NY dad saves his own daughter with CPR training he'd used for the 1st time
Rasheen Hill is a mental health therapy coordinator who is required to take annual CPR classes for his job
By Ennica Jacob , Shayna Jacobs and Leonard Greene
New York Daily News
NEW YORK — A children’s worker trained in CPR used his life-saving skills for the first time to revive his own daughter when she suffered a terrifying seizure the day after a round of immunization shots.
Rasheen Hill had just opened the door to his Queens home after his shift at the New York City Children’s Center nearby when his wife frantically called out to him.
Rachel Hill was trying to get her 1-year-old daughter Shiloh and 4-year-old son Zion to bed around 9 p.m. on June 25 when the little girl suddenly went limp in her arms.
Just seconds earlier, Shiloh was happily camped out near the tub, tugging at a roll of toilet paper as her older brother was bathed. As the busy mom hefted Shiloh to shuffle her two kids to their room for bedtime, the girl stopped moving — and fear took over.
“I called to her and she didn’t respond,” Rachel said. “And that was where the panic had set in."
The normally active Shiloh was motionless. Her lips were turning blue and her eyes weren’t fixed, Rachel told the Daily News.
“I kept calling her name and her eyes kept rolling back, I was really scared," Rachel recalled.
The terrified mother heard her husband Rasheen entering their St. Albans home and hastily called for him.
Rasheen saw his daughter in her unresponsive state — and immediately sprang into action.
"Instincts just kicked in,” said Rasheen, 43, a mental health therapy coordinator who is required to take annual CPR classes for his job, even though he’d never had to use them.
“I swept her throat to see if there was blockage and did two cycles of CPR. I’ve worked with children for 19 years, and the first time I’m using my CPR training is on my own child," he said.
As he labored to save his daughter, Shiloh’s mom called 911. By the time first responders arrived a few minutes later, the girl was breathing again on her own and conscious, the parents said.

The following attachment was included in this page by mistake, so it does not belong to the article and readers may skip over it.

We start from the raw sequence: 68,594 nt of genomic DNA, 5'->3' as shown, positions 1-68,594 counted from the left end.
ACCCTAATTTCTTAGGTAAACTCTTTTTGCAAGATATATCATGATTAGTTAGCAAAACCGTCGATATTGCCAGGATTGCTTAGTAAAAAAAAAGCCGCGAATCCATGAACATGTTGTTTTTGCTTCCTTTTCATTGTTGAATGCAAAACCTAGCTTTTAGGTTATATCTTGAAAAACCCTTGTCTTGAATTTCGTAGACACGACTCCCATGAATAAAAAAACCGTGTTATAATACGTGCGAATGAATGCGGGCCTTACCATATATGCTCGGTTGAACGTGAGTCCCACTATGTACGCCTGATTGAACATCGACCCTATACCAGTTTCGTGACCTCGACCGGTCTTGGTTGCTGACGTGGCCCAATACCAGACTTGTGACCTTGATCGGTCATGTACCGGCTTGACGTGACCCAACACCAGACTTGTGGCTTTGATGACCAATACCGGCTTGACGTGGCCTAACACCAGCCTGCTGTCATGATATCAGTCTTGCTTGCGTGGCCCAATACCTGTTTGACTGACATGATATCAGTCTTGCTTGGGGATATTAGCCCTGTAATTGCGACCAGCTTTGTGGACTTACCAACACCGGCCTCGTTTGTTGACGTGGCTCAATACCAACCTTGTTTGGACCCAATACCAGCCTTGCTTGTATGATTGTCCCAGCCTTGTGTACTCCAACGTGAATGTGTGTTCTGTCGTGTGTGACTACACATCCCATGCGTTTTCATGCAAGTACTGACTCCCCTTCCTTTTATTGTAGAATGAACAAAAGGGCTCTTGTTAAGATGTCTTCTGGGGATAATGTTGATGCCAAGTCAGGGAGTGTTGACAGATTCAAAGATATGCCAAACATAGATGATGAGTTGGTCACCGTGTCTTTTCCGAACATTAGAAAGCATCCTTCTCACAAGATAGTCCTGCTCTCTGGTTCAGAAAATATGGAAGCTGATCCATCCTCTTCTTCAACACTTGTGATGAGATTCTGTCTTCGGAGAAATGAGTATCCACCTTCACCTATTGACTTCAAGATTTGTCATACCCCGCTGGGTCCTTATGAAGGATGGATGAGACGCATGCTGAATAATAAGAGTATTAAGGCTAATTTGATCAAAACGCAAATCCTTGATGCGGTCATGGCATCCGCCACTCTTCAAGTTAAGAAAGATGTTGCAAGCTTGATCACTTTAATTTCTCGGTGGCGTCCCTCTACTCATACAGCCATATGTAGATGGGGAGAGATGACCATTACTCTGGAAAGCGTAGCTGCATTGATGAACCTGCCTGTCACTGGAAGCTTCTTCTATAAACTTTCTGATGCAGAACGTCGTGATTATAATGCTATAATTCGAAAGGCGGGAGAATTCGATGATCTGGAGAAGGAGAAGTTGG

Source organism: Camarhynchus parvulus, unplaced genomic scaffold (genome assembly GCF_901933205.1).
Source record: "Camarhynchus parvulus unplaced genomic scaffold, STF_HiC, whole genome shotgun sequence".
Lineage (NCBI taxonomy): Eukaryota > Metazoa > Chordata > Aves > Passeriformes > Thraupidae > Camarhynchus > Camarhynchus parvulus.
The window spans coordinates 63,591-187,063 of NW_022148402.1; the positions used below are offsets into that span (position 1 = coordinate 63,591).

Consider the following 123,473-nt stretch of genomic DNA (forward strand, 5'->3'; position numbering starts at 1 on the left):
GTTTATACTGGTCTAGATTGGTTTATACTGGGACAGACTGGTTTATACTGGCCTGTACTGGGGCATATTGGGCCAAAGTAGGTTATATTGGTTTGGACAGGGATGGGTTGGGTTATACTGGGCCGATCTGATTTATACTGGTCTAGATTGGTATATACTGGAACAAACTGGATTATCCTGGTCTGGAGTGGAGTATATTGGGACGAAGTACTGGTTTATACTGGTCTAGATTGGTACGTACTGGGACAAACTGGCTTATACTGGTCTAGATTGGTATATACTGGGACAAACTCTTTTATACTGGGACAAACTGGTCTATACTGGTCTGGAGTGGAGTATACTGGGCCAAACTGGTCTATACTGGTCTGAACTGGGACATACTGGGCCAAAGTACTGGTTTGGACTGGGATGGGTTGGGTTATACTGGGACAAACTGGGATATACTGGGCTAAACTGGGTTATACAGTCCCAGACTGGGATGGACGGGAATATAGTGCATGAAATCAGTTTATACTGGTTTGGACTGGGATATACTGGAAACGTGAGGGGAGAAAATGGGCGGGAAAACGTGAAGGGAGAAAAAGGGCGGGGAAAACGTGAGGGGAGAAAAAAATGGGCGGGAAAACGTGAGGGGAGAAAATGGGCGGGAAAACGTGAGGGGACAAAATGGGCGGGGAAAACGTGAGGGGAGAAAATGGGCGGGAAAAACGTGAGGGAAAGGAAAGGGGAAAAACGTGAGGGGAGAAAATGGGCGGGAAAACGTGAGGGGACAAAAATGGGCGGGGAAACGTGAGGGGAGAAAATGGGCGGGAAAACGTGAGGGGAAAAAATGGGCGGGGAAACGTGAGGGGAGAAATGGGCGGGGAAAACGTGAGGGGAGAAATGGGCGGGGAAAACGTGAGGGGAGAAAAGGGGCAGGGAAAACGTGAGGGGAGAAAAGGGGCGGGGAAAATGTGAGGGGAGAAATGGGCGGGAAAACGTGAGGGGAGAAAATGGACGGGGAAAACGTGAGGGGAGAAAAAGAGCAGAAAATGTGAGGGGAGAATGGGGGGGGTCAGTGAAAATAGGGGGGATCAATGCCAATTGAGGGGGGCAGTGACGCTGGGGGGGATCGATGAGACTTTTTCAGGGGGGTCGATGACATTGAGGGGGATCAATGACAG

A four hour stay at Jamaica Hospital ended with a “lively and playful” Shiloh returning home at 2:30 a.m., her mom, a high school assistant principal, told The News.
“By the time we came home it was as though nothing had happened,” Rachel added Thursday, more than a week after the alarming incident.
The family later learned the adorable tot had a febrile seizure, the likely result of a 102-degree fever she had following a set of immunization shots.
On Independence Day, the cherished child was the center of attention at a family barbecue at her grandfather’s house in Staten Island.
Rasheen, who works with troubled teenagers, said he was thankful for his annual CPR training and glad his untested skills passed muster at the right time.
“It was divine intervention,” Rachel said, adding that she’d been running a half-hour behind the kids’ normal schedule the night of the frightening event. “I’m thankful I got the kids to bed late.”
Her husband hopes their scare will inspire other adults with children in their care to get emergency rescue training.
“I think parents should learn CPR because I’m thankful I was able to use it when I needed it most,” he said.
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